Continue reading “Ministry of the Month: Saint James’ Firewood Ministry”

2017 Stewardship Letter from the Rector

Dear Saint James’ Family,

As a child, a significant rite of passage during our summers in Vermont, was that leap from the top rock of the cliffs above Lake Champlain. We would prepare for that harrowing moment by years of jumping from the various lower outcroppings. As thrilling as any of the lower jumps might have been, there was nothing quite like that moment when through deep breaths and wobbly knees, we gathered up just enough will, courage, and encouragement to raise our front foot off the rock, close our eyes, kick off with that back foot and just fly through the air. At that moment the fear meets exhilaration and pride and then after what seems like an eternity, our feet would break the water’s surface and the coolness of the lake would consume us.

Continue reading “2017 Stewardship Letter from the Rector”

Meet Randolph Charles

[This is the complete and unedited version of an article that Connie wrote for the Fall Issue of inFauquier. I am grateful to Connie for writing it and I share it with you, the people of St James’, because I want you to know more about my life. RCC]

by Connie Lyons

Sixteen years old, and as teenaged boys will, Randolph Charles and a friend are cruising around a lake, soaking up the South Carolina sunshine and scents of summer. And as teenaged boys will, they are discussing what they’re going to do when they grow up. “You know, Randy,” says the friend, “Somehow I’ve always seen you in the priesthood. Or as some kind of clergy type person.” Charles is surprised, intrigued; his interest is piqued. Nevertheless, the idea seems alien, and he tucks it away for future reference in the deep quiet underwaters of his subconscious.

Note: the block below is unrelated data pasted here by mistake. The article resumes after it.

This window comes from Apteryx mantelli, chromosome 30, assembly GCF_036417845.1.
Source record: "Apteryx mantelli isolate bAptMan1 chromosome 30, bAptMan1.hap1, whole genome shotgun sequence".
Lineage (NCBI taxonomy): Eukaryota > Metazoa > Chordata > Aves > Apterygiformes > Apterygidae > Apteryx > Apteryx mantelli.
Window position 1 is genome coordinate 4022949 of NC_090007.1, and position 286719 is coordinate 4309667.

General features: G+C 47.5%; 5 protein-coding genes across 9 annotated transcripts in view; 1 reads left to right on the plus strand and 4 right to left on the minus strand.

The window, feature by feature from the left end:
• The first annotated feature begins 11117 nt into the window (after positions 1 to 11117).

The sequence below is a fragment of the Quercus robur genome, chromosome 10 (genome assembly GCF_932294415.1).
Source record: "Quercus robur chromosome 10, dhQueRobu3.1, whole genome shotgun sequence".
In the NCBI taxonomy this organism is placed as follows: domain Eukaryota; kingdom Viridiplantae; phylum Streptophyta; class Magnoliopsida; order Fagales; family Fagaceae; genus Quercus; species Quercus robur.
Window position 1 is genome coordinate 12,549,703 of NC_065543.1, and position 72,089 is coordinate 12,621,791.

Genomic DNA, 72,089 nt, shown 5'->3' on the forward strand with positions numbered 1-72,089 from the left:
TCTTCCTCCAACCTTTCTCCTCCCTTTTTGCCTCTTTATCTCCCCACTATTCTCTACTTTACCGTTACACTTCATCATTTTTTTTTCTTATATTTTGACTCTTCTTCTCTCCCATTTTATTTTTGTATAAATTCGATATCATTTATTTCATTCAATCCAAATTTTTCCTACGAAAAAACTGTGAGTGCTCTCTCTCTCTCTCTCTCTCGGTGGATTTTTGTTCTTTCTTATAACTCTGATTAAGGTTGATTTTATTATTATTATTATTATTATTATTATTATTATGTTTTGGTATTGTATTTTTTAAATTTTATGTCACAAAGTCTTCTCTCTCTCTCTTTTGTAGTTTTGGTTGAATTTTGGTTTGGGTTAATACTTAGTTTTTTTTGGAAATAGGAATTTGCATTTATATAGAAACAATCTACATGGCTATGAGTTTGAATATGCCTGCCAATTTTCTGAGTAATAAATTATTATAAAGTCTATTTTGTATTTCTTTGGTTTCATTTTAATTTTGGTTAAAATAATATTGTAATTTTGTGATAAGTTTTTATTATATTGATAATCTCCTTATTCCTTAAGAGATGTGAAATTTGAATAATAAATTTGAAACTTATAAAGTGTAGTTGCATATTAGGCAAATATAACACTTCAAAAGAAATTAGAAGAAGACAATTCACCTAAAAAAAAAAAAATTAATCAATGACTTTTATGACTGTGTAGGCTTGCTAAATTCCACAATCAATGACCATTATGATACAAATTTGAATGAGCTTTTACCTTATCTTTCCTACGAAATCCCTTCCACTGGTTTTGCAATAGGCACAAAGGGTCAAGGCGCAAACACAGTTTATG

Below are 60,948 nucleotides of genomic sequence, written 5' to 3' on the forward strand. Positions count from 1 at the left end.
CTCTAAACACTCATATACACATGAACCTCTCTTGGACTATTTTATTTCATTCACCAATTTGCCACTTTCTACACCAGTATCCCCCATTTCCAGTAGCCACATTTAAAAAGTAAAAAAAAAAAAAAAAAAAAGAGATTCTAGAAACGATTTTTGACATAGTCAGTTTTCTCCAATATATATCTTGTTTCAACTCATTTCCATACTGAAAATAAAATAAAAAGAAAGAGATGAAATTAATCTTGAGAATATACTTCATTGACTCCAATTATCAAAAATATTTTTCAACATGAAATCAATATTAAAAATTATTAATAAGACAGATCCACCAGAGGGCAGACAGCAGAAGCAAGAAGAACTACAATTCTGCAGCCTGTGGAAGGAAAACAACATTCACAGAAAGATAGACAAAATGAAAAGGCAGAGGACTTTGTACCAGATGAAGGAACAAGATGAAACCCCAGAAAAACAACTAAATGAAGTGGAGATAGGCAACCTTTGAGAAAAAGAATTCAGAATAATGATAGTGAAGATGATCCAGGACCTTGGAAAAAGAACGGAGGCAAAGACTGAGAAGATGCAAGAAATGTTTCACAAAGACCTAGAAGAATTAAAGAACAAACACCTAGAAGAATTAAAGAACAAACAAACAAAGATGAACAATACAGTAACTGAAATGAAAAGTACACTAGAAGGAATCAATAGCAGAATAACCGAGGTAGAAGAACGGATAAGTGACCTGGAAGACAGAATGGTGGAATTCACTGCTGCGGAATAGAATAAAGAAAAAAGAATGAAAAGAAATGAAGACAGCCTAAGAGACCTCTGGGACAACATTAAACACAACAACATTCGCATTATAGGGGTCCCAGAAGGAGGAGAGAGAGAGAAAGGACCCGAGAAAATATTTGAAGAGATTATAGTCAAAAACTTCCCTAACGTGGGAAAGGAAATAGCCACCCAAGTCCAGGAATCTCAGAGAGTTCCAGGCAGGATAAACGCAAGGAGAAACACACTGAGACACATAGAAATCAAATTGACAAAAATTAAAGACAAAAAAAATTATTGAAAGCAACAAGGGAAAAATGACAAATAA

Continue reading “Meet Randolph Charles”

Corporate Worship at Saint James’

The Episcopal Church is a “wide tent” denomination. We welcome people with different social views, different theological views, different political views, different biblical views, different lifestyle views, and yet all of us are connected to a strong faith center, and through that center we are bound to each other.

When it comes to corporate worship, we have lots of options because we honor the diversity of parishioners and the validity of the many ways to praise God in the Episcopal tradition.

Continue reading “Corporate Worship at Saint James’”

Personal Reflection: Why I Stand to Pray in Church

“The people stand or kneel.” – Book of Common Prayer, page 362

by Norma Thatcher

I began attending the Episcopal Church in 1986.

Having been raised as a Methodist, I didn’t quite get the standing, kneeling, genuflecting, crossing of oneself, etc. I simply followed the lead of those around me, just as visitors to Saint James’ do currently.

Continue reading “Personal Reflection: Why I Stand to Pray in Church”

Personal Reflection: Why I Kneel for the Prayers

“The people kneel or stand.” – Book of Common Prayer, page 334

by Ninie Laing

Everyone should feel comfortable doing what seems appropriate for her own spiritual growth. I am a visual person, easily distracted by the scene around me. If I stand to pray with my eyes open, I am tempted to focus on my surroundings and not my inner dialogue with God.

Continue reading “Personal Reflection: Why I Kneel for the Prayers”